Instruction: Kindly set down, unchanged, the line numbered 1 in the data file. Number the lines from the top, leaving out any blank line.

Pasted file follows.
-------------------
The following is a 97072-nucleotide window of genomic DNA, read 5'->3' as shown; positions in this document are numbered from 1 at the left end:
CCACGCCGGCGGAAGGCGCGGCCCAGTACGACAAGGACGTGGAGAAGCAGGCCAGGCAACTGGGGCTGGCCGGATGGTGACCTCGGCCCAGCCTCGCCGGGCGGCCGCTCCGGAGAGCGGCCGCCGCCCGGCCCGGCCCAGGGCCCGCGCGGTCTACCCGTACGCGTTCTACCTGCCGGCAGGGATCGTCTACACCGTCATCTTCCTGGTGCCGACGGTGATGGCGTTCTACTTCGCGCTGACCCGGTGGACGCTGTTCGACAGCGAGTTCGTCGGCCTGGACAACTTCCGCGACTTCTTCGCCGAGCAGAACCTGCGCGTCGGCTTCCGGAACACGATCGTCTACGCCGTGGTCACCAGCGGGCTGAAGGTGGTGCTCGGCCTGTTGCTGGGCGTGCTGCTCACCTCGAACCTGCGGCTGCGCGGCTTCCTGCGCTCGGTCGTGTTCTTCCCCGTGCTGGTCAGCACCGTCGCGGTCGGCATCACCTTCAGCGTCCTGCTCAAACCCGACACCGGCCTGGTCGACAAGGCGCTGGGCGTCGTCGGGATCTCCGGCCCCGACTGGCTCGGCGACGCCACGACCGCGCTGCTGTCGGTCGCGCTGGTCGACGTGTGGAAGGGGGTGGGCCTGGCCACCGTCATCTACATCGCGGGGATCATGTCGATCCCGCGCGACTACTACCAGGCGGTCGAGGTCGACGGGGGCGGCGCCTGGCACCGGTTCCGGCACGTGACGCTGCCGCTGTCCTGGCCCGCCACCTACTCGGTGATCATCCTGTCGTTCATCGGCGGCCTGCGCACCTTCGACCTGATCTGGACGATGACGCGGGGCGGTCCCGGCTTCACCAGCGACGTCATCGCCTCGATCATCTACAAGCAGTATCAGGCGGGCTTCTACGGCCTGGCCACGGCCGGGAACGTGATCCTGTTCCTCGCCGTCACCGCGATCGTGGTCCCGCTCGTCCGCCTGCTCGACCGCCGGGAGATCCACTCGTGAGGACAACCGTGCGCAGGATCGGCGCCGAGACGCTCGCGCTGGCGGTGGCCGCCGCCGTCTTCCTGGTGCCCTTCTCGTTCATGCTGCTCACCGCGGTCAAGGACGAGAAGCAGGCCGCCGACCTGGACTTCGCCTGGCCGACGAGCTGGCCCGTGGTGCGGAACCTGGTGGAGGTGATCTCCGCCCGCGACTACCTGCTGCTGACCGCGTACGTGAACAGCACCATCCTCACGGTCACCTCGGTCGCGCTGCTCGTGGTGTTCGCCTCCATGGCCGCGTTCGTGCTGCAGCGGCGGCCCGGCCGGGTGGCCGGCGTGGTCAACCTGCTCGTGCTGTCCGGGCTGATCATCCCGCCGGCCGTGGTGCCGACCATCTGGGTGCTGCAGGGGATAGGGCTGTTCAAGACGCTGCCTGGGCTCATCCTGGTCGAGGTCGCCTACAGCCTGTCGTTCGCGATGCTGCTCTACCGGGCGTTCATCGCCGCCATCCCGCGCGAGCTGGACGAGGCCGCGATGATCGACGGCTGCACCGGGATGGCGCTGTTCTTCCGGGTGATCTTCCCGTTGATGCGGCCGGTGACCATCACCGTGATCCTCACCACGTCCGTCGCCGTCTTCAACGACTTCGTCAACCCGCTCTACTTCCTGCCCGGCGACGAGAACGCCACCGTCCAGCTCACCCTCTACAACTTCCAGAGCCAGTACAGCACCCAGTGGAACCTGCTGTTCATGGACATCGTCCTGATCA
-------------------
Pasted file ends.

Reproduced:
The following is a 97072-nucleotide window of genomic DNA, read 5'->3' as shown; positions in this document are numbered from 1 at the left end: